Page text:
Does medicine have universal laws that doctors and patients can count on? It oftentimes seems like this is not the case. And still, there’s an apparent need for it. This 1.5 hour read is a book that even busy interns can manage to squeeze into their around-the-clock working schedule. And they really should.
When he started his career in medicine, Siddhartha Mukherjee noticed that his work wasn’t really about the loads of information he had learned in medical school. It was about using this information wisely – especially when the information he got was imperfect, incomplete, or uncertain. To his disappointment, this crucial skill was the one he learned nothing about.
“I had never expected medicine to be such a lawless, uncertain world. I wondered if the compulsive naming of parts, diseases, and chemical reactions – frenulum, otitis, glycolysis – was a mechanism invented by doctors to defend themselves against a largely unknowable sphere of knowledge.”
Mukherjee decided to find some laws to deal with the uncertainty he encountered in his everyday work. The “laws of medicine” he was able to identify during the course of his career are not restricted to the medical field. They are laws that deal with the imperfect, and therefore unsatisfactory, space where information meets uncertainty.
Law 1: A strong intuition is much more powerful than a weak test.
Most of the knowledge doctors rely on stems from the tests they order. What many seem to forget, is that statistics is an auxiliary science, not a means to determine the truth. Even if statistical testing might convey the illusion of certainty, medicine is rather about dealing with uncertainty than about finding perfect answers. Statistics is “a machine that modifies probabilities”. To rely on statistical tests alone will lead to false diagnosis, because you need prior knowledge to interpret the test – otherwise the test becomes useless: “A test can only be interpreted sanely in the context of prior probabilities.”, Mukherjee explains.
To make his point, Mukherjee mentions the old example of a man tossing coins. For twelve straight tosses the coin lands “heads”. So, what is the probability of the next coin toss being “heads” too?
“Most of the students in the class, trained in standard statistics and probability, would nod knowingly and say: 50 percent. But even a child knows the real answer: it’s the coin that is rigged. Pure statistical reasoning cannot tell you the answer to the question – but common sense does.”
Law 2: “Normals” teach us rules; “outliers” teach us laws.
When the workings of our cosmos were still unknown to us, a cosmologist named Tycho Brahe decided to take the best out of the existing cosmological models. According to Brahe’s hybrid model, the earth was at the center of the universe and the sun moved around it – but with the other planets revolving around the sun. The reason why Brahe’s model is so memorable is because it worked perfectly. The rules he invented worked for every measured orbit, with only one exemption: Mars.
Brahe’s assistant Johannes Kepler kept trying to solve the problem of Mars’ “retrograde motion”, which led Kepler to his conclusion: the orbits of all the planets were not circles, but ellipses around the sun. “It was the outlier, the aberration, the grain of sand in the eye of Tychonian cosmology.”, Mukherjee explains. That’s why he is convinced that we have to focus more on the outlier cases of medicine that are usually dismissed as “single patient anecdotes”.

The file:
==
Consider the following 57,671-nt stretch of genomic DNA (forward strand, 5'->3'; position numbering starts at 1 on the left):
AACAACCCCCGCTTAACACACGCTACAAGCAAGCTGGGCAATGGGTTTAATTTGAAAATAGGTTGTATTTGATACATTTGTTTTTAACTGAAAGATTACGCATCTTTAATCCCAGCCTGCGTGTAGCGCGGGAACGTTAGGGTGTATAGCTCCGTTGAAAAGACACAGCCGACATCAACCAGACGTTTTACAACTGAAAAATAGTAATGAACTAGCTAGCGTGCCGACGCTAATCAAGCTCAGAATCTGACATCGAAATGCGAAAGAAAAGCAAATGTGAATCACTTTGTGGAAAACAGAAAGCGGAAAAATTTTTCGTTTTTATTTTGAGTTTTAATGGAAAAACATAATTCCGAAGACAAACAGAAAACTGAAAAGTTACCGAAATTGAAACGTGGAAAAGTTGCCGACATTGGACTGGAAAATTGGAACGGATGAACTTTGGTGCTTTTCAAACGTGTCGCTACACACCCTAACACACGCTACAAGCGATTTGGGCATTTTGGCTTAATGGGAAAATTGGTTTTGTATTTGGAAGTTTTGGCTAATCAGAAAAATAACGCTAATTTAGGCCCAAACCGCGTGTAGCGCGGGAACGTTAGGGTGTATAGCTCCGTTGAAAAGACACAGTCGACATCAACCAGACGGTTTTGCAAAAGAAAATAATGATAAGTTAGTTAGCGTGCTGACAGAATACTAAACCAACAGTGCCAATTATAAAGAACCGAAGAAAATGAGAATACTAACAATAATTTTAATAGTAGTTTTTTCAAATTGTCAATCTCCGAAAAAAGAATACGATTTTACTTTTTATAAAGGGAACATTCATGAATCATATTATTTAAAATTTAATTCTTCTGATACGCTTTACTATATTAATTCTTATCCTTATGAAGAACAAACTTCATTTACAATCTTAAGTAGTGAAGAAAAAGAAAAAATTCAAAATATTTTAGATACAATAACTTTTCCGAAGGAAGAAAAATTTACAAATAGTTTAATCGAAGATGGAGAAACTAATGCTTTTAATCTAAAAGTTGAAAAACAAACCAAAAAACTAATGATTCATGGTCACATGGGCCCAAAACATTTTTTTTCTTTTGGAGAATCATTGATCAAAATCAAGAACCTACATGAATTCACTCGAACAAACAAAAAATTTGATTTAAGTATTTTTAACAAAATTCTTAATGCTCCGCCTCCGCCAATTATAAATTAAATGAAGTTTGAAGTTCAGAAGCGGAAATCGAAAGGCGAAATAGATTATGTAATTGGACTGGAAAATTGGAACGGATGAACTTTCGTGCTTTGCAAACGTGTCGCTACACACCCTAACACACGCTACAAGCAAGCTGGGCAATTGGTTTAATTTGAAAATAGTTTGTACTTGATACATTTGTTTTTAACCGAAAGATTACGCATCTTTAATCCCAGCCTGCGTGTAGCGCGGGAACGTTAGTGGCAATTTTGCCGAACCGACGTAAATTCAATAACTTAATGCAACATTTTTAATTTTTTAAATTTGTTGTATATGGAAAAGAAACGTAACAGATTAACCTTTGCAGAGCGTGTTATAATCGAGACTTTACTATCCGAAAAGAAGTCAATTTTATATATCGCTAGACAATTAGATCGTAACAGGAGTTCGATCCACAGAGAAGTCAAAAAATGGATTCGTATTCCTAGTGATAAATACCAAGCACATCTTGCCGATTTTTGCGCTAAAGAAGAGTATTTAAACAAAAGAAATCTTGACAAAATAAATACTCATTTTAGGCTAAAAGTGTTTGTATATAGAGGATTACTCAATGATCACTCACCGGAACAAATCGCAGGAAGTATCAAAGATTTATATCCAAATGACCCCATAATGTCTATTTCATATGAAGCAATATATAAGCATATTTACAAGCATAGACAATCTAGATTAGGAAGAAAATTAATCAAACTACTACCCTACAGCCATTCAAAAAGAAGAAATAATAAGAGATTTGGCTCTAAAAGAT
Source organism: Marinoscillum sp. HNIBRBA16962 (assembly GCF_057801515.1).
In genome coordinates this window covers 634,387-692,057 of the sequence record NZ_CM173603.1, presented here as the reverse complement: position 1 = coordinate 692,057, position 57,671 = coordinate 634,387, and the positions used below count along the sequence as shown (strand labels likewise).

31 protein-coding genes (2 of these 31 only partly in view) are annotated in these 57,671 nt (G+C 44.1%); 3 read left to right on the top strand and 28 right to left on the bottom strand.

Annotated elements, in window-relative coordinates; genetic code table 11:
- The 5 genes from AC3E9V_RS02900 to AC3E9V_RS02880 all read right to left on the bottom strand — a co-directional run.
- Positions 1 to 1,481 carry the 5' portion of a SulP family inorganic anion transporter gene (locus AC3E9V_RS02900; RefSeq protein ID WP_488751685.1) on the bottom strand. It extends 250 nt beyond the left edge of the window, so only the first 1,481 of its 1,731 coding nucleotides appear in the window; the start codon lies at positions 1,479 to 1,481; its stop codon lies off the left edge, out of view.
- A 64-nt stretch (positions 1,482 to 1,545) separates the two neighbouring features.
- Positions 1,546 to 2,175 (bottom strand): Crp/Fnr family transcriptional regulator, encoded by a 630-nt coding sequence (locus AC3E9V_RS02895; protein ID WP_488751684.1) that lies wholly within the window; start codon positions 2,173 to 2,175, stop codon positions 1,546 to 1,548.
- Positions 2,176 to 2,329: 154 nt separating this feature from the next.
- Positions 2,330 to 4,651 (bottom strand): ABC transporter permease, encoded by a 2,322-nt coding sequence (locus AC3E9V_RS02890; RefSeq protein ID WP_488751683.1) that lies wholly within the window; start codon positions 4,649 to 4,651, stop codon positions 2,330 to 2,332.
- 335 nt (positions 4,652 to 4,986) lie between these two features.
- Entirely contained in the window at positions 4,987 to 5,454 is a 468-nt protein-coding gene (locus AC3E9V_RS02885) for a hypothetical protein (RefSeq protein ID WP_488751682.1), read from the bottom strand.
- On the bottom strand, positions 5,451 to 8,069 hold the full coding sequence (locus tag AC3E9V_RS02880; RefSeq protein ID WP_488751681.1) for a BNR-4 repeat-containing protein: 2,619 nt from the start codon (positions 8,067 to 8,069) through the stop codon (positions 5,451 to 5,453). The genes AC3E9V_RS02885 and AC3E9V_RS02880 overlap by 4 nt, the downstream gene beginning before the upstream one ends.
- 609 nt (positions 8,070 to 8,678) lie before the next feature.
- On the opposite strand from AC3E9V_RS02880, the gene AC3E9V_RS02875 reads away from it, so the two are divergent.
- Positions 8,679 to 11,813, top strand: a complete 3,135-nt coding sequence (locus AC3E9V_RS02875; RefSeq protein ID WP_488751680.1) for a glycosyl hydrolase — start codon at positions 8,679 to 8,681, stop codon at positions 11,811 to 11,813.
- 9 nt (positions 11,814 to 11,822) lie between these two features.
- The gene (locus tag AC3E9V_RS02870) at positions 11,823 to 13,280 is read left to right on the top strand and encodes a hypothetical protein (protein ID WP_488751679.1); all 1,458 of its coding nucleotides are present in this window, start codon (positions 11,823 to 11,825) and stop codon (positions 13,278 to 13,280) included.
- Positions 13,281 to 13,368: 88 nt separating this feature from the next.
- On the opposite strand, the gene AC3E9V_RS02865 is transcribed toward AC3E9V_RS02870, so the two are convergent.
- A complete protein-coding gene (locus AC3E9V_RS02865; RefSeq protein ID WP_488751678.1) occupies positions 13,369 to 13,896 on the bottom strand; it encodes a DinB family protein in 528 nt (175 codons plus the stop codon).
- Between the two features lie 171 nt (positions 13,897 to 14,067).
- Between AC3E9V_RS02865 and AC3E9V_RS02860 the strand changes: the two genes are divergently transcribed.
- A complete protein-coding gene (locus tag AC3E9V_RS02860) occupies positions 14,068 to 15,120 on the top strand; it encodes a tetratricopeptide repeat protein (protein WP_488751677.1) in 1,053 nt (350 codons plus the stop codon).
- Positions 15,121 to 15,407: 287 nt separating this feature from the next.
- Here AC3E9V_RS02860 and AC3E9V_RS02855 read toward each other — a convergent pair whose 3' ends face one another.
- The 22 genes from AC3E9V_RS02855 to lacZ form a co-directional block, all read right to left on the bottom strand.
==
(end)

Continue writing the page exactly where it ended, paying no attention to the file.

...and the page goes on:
“Most of our models of illness are hybrid models; past knowledge is mishmashed with present knowledge. These hybrid models produce the illusion of a systematic understanding of a disease—but the understanding is, in fact, incomplete.”
Law 3: For every perfect medical experiment, there is a perfect human bias.
Even when we get almost perfect information, we might not be able to interpret it perfectly. There’s one big obstacle to finding any truth, and that obstacle is called “human bias”. We interpret information based on false assumptions. Which results in even the most perfect information leading to answers that are just wrong.
“Every science suffers from human biases. Even as we train massive machines to collect, store, and manipulate data for us, humans are the final observers, interpreters, and arbiters of that data.”
New technologies and algorithms are often praised as the solution to all those misinterpretations based on human biases. They are expected to make medicine (and every other science for that matter) more objective. But this is a false conclusion, and a very dangerous one at that. Relying on technology for answers just obscures the fact that behind every “objective” technology there’s a human being who designed it that way.
“Big data is not the solution to the bias problem; it is merely a source of more subtle (or even bigger) biases.”
Mukherjee’s advice to doctors and patients alike, is to keep those laws of uncertainty in mind, and to find some of their own that they can work with. You can start finding your own laws by watching Mukherjee’s TED talk.
The best Viennese Coffee House to read this book in
The most important law of medicine is not to get ill in the first place. So, take good care of yourself during the cold season. Make sure to get out of the house and take a walk through the beautiful Viennese autumnal cityscape. And indulge in a nice cup of hot chocolate every once in a while. A good place to do this is Café Mocca in the 18th district, right at the S-Bahn station Gersthof. Have hot chocolate, coffee or breakfast there from 7 am to 4 pm every day of the week.
Photo credits: Verena Ehrnberger